Where Have all the Fairies Gone? Where have all the fairies gone? Those “Little People” who once lived upon the airy mountain, in the rushy glen or roamed the haunted grove, are now most noticeable by their absence. Lately I have not read of anyone attending a fairy funeral (William Blake claimed to have witnessed one) or chancing upon a goblin market. Long ago and far away, belief in fairies and fays was commonplace. They were associated with spirits of the dead and fallen angels, who, being mortal, were not untainted by sin. A prolific number of the troublesome things were malignant, as for example Jenny Greenteeth, who hid in stagnant ponds and streams where she waited to drag unsuspecting victims down to a watery grave. Another was the nursery bogie, Rawhead-and- Bloody-Bones, who lived in a dark cupboard, usually under the stairs, where he fed on naughty children. It was Shakespeare who first introduced us to the fairies and their kin that we are most familiar with today, as in Queen Mab, the weaver of dreams, in Romeo and Juliet and those spirited wisps of A Midsummer Night’s Dream. It is within the mystical glade of a wood near Athens where we first meet Oberon, king of the fairies, and his consort, the beautiful Titania and her elfin attendants: Peaseblossom, Moth, Mustardseed and Cobweb, along with that mischievous prankster whom some call Puck or Robin Goodfellow. Shakespeare’s concept of fairyland was probably influenced as much by Chaucer, whom he admired, as by popular ballads such as “Thomas The Rhymer” and “Tam Lin”, both of which relate how the protagonist is captured by fairies and detail their ensuing exploits and experiences in fairyland before being able to effect release. Shakespeare The fairies’ song in A Midsummer Night’s Dream, Act II, Scene II. CLASSIC IMAGE/ALAMY STOCK PHOTO was most certainly familiar with The Discoverie of Witchcraft by Reginald Scot, an English gentleman and Member of Parliament. Scot wrote his work primarily to discourage belief in witchcraft, and in so doing recorded other folklore and superstitions with regard to Puck, that most prominent figure in English fairy tradition who was once regarded as the patron of witches. His name is derived from the Middle English “Pook” or “Pouka” meaning elf or sprite, and similar names abound in other languages, though ecclesiastical interference has often resulted in him being associated with the devil. He is also known as a hobgoblin which simply means “the goblin named Hob”, which was merely a diminutive of Robin. In Puck of Pook’s Hill, Kipling portrays Puck as “the oldest Old Thing” and thus the best qualified to narrate the history of England through a series of short stories and songs. Kipling imbues Puck with his own imaginings of Albion’s glorious past, evoked through myth, legend and colourful historical discourse. Though fairies were first ascribed wings in 18th-century art, influenced by the religious images of putti — or cherubs as we are nowadays inclined to call them — it was the Victorian artists who popularised the notion of fairies having the power of flight. One of the most gifted exponents of this genre was Arthur Rackham whose wondrous depictions of diaphanouswinged creatures adorned the pages of many children’s books such as Rip Van Winkle, Peter Pan of Kensington Gardens, Undine and A Midsummer Night’s Dream. Airborne elves and pixies had entered the nation’s psyche by 1917 when 16-year-old Elsie Wright borrowed her father’s Midj quarter-plate camera and took a photograph of her younger cousin, Frances Griffiths, seated before a group of dancing fairies by the beck at the bottom of their garden in Cottingley, Yorkshire. Two months later they took a second photograph which featured Elsie seated upon their lawn extending her hand towards a leaping gnome. The photographs languished in obscurity until three years later when they came to the attention of Sir Arthur Conan Doyle who had a keen interest in psychic phenomena. With the aid of theosophical lecturer, Edward Gardner, Doyle persuaded the girls to take further photographs, and, following some delay due to bad weather, they eventually produced a further three images. After having the plates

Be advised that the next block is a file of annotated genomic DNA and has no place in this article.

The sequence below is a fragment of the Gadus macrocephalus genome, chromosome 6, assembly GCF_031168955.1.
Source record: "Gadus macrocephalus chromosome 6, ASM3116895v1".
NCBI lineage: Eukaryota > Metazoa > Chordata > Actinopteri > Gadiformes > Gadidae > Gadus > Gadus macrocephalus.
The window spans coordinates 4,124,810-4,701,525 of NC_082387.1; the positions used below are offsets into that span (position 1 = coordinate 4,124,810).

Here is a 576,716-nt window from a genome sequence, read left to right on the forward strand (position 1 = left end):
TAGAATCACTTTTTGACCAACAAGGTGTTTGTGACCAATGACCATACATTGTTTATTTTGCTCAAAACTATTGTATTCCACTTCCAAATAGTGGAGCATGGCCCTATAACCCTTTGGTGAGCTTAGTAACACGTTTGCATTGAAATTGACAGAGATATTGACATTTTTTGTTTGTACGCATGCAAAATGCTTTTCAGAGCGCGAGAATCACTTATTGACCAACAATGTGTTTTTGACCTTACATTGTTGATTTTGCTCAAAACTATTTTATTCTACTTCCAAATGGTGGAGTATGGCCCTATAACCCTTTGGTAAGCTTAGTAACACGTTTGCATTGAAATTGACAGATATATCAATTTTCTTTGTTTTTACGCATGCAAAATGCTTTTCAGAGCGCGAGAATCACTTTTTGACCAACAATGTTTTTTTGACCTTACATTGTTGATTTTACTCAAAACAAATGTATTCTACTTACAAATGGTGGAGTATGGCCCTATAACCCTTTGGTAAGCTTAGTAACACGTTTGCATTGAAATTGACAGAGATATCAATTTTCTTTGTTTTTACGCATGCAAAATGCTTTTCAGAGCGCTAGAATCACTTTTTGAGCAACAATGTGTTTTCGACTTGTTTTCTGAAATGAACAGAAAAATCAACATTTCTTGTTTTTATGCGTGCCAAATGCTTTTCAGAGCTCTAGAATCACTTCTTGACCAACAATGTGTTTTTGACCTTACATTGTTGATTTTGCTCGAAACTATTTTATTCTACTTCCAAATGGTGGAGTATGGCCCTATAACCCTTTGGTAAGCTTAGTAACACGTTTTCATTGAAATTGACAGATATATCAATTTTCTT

subjected to a series of tests by appointed experts, Doyle wrote The Coming Of The Fairies (1921) in which he endorsed the authenticity of the photographs. He sincerely believed that mankind was about to unlock the hermetic doorways that would lead into the realms of fairyland. Had Doyle employed the unsentimental logic of Sherlock Holmes he might have deduced that both he and his associates were victims of an elaborate hoax. It would be over 60 years before Elsie and Frances would admit that the photographs had been faked. Understandably, at the time, the Cottingley fairies attracted much publicity and possibly encouraged the formation of the Fairy Investigation Society — where else but in England would you find such a society? Founded in 1927 by Captain Sir Quentin C.A. Craufurd (who regularly corresponded with Doyle) and artist, engraver and writer Bernard Sleigh, the society’s principal aim was to collate all information on fairy sightings. A retired naval officer, Craufurd, who had studied physics at Greenwich College, was regarded as a pioneer of wireless technology and is credited with inventing the first remote radio device which pre-empted the mobile phone by decades. He also developed an “ether machine” that enabled him to converse with the marsh fairies that inhabited his house, though he was never able to see them, unlike his tame jackdaw who viewed them with disdain. Thanks to Craufurd’s magnetic persona, the society boasted an impressive membership which included eccentric aristocrat Lady Nina Alida Molesworth; Romany expert, Walter Starkie; sculptor Ola Chon; RAF commander Sir Hugh Dowding; Surrealist painter and author Ithell Colquhoun; spiritualist and erstwhile seeker of the Holy Grail, Wellesley Tudor Pole; and the mysterious Madame Zanoni among others. Amid disagreement over dogma, the society disbanded at the outbreak of the Second World War and was not resurrected until 1950, when they were fortunate enough to Photographs of the Cottingley fairies, which prompted Sir Arthur Conan Doyle’s book (left). An Arthur Rackham illustration from Peter Pan in Kensington Gardens. WALKER ART LIBRARY/ALAMY STOCK PHOTO enlist an energetic young woman called Marjorie T. Johnson who became secretary and editor of the F.I.S. newsletter. She proved a tireless campaigner for the cause and together with Alasdair Alpin MacGregor, the noted Scottish folklorist, began to conduct a survey into fairy encounters and canvassed the national press and periodicals for support. Upon receiving an encouraging numbers of replies, Marjorie (who as a young child had seen an elf in her own bedroom) commenced work on compiling a book of reported sightings from a wide cross-section of all social classes. Sadly, Marjorie died in 2011 aged 100, before her ceaseless labours bore fruit. Documenting over 400 reported sightings, Seeing Fairies as the work became known, was eventually published in 2014, due in no small part to the Herculean efforts of historian Dr. Simon Young who recognised the value of Marjorie’s research. Dr. Young has since relaunched the F.I.S. online; as a secular version of the original it is intended for those who have an interest in fairy-lore, “be they believers or ultra skeptics.” Though the society is now engaged in another survey of supernatural beings I fear they will garner few rewards and fairies as creeping urbanisation erodes our countryside, forcing every nixie, pixie and leprechaun into the ever-retreating wild places of this weeping world. And even if, dear reader, you do not believe in fairies, is it not comforting to know that we live in a nation that nurtures and cherishes such fascinating individual oddities as Elsie Wright, Edward Gardner, Quentin Craufurd, Wellesley Tudor Pole and Marjorie T. Johnson? All of whom are none the less enchanting than any Robin Goodfellow or Queen Mab of the moonbeams. LIN BENSLEY